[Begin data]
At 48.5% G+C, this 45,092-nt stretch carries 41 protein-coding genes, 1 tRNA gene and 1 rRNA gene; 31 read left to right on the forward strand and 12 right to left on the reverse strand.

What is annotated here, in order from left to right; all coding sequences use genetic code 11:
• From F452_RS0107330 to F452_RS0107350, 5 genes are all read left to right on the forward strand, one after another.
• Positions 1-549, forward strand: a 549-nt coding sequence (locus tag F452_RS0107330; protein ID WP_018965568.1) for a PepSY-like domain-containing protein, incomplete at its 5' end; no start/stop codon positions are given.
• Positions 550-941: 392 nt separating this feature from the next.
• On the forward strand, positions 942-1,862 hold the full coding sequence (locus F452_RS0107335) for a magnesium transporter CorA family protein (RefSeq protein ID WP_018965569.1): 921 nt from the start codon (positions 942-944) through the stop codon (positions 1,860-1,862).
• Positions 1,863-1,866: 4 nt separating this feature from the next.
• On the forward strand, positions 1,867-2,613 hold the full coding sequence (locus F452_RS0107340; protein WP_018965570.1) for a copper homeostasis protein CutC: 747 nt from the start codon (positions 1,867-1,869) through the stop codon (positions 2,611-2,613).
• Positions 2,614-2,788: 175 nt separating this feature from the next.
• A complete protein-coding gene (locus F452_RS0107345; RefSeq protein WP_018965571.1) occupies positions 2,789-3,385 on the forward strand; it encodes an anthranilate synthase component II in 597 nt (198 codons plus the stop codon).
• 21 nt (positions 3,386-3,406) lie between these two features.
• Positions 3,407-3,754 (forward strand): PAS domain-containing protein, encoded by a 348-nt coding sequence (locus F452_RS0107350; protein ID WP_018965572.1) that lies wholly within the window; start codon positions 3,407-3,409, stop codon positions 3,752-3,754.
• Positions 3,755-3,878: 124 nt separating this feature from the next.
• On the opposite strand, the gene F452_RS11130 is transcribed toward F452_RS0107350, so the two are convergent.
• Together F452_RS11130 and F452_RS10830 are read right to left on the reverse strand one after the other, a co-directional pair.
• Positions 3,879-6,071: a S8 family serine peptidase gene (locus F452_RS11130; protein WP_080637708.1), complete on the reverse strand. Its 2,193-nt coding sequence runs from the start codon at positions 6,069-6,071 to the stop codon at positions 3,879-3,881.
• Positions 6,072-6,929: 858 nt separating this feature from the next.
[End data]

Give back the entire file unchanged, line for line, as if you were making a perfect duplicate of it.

At 48.5% G+C, this 45,092-nt stretch carries 41 protein-coding genes, 1 tRNA gene and 1 rRNA gene; 31 read left to right on the forward strand and 12 right to left on the reverse strand.

What is annotated here, in order from left to right; all coding sequences use genetic code 11:
• From F452_RS0107330 to F452_RS0107350, 5 genes are all read left to right on the forward strand, one after another.
• Positions 1-549, forward strand: a 549-nt coding sequence (locus tag F452_RS0107330; protein ID WP_018965568.1) for a PepSY-like domain-containing protein, incomplete at its 5' end; no start/stop codon positions are given.
• Positions 550-941: 392 nt separating this feature from the next.
• On the forward strand, positions 942-1,862 hold the full coding sequence (locus F452_RS0107335) for a magnesium transporter CorA family protein (RefSeq protein ID WP_018965569.1): 921 nt from the start codon (positions 942-944) through the stop codon (positions 1,860-1,862).
• Positions 1,863-1,866: 4 nt separating this feature from the next.
• On the forward strand, positions 1,867-2,613 hold the full coding sequence (locus F452_RS0107340; protein WP_018965570.1) for a copper homeostasis protein CutC: 747 nt from the start codon (positions 1,867-1,869) through the stop codon (positions 2,611-2,613).
• Positions 2,614-2,788: 175 nt separating this feature from the next.
• A complete protein-coding gene (locus F452_RS0107345; RefSeq protein WP_018965571.1) occupies positions 2,789-3,385 on the forward strand; it encodes an anthranilate synthase component II in 597 nt (198 codons plus the stop codon).
• 21 nt (positions 3,386-3,406) lie between these two features.
• Positions 3,407-3,754 (forward strand): PAS domain-containing protein, encoded by a 348-nt coding sequence (locus F452_RS0107350; protein ID WP_018965572.1) that lies wholly within the window; start codon positions 3,407-3,409, stop codon positions 3,752-3,754.
• Positions 3,755-3,878: 124 nt separating this feature from the next.
• On the opposite strand, the gene F452_RS11130 is transcribed toward F452_RS0107350, so the two are convergent.
• Together F452_RS11130 and F452_RS10830 are read right to left on the reverse strand one after the other, a co-directional pair.
• Positions 3,879-6,071: a S8 family serine peptidase gene (locus F452_RS11130; protein WP_080637708.1), complete on the reverse strand. Its 2,193-nt coding sequence runs from the start codon at positions 6,069-6,071 to the stop codon at positions 3,879-3,881.
• Positions 6,072-6,929: 858 nt separating this feature from the next.